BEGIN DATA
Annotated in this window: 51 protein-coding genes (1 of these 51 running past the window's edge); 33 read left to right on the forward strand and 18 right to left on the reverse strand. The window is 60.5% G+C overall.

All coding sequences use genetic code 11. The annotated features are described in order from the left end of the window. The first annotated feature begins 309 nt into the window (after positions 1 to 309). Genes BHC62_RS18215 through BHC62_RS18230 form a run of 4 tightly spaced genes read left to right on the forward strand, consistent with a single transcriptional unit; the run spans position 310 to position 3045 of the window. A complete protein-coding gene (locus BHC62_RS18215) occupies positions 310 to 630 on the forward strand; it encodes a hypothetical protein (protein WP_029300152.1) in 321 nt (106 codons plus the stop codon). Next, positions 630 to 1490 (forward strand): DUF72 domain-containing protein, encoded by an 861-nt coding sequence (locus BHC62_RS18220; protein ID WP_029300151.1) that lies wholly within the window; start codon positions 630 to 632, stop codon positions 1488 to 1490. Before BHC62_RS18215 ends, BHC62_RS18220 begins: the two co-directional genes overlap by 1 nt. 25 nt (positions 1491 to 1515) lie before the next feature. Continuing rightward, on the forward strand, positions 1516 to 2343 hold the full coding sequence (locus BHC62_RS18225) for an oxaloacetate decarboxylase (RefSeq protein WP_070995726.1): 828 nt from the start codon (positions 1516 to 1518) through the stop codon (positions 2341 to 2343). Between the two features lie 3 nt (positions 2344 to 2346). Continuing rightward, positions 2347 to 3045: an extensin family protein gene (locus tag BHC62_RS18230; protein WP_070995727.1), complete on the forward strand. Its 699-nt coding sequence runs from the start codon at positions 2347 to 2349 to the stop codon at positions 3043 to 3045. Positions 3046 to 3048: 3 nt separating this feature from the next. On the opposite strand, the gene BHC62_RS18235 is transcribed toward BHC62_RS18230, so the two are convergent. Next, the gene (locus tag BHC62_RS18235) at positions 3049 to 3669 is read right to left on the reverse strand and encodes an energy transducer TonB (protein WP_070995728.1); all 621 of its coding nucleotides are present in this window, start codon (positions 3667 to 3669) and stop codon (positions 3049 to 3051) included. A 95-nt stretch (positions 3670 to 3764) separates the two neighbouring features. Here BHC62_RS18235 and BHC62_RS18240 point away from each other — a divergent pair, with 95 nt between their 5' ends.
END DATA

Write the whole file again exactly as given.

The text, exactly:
Annotated in this window: 51 protein-coding genes (1 of these 51 running past the window's edge); 33 read left to right on the forward strand and 18 right to left on the reverse strand. The window is 60.5% G+C overall.

All coding sequences use genetic code 11. The annotated features are described in order from the left end of the window. The first annotated feature begins 309 nt into the window (after positions 1 to 309). Genes BHC62_RS18215 through BHC62_RS18230 form a run of 4 tightly spaced genes read left to right on the forward strand, consistent with a single transcriptional unit; the run spans position 310 to position 3045 of the window. A complete protein-coding gene (locus BHC62_RS18215) occupies positions 310 to 630 on the forward strand; it encodes a hypothetical protein (protein WP_029300152.1) in 321 nt (106 codons plus the stop codon). Next, positions 630 to 1490 (forward strand): DUF72 domain-containing protein, encoded by an 861-nt coding sequence (locus BHC62_RS18220; protein ID WP_029300151.1) that lies wholly within the window; start codon positions 630 to 632, stop codon positions 1488 to 1490. Before BHC62_RS18215 ends, BHC62_RS18220 begins: the two co-directional genes overlap by 1 nt. 25 nt (positions 1491 to 1515) lie before the next feature. Continuing rightward, on the forward strand, positions 1516 to 2343 hold the full coding sequence (locus BHC62_RS18225) for an oxaloacetate decarboxylase (RefSeq protein WP_070995726.1): 828 nt from the start codon (positions 1516 to 1518) through the stop codon (positions 2341 to 2343). Between the two features lie 3 nt (positions 2344 to 2346). Continuing rightward, positions 2347 to 3045: an extensin family protein gene (locus tag BHC62_RS18230; protein WP_070995727.1), complete on the forward strand. Its 699-nt coding sequence runs from the start codon at positions 2347 to 2349 to the stop codon at positions 3043 to 3045. Positions 3046 to 3048: 3 nt separating this feature from the next. On the opposite strand, the gene BHC62_RS18235 is transcribed toward BHC62_RS18230, so the two are convergent. Next, the gene (locus tag BHC62_RS18235) at positions 3049 to 3669 is read right to left on the reverse strand and encodes an energy transducer TonB (protein WP_070995728.1); all 621 of its coding nucleotides are present in this window, start codon (positions 3667 to 3669) and stop codon (positions 3049 to 3051) included. A 95-nt stretch (positions 3670 to 3764) separates the two neighbouring features. Here BHC62_RS18235 and BHC62_RS18240 point away from each other — a divergent pair, with 95 nt between their 5' ends.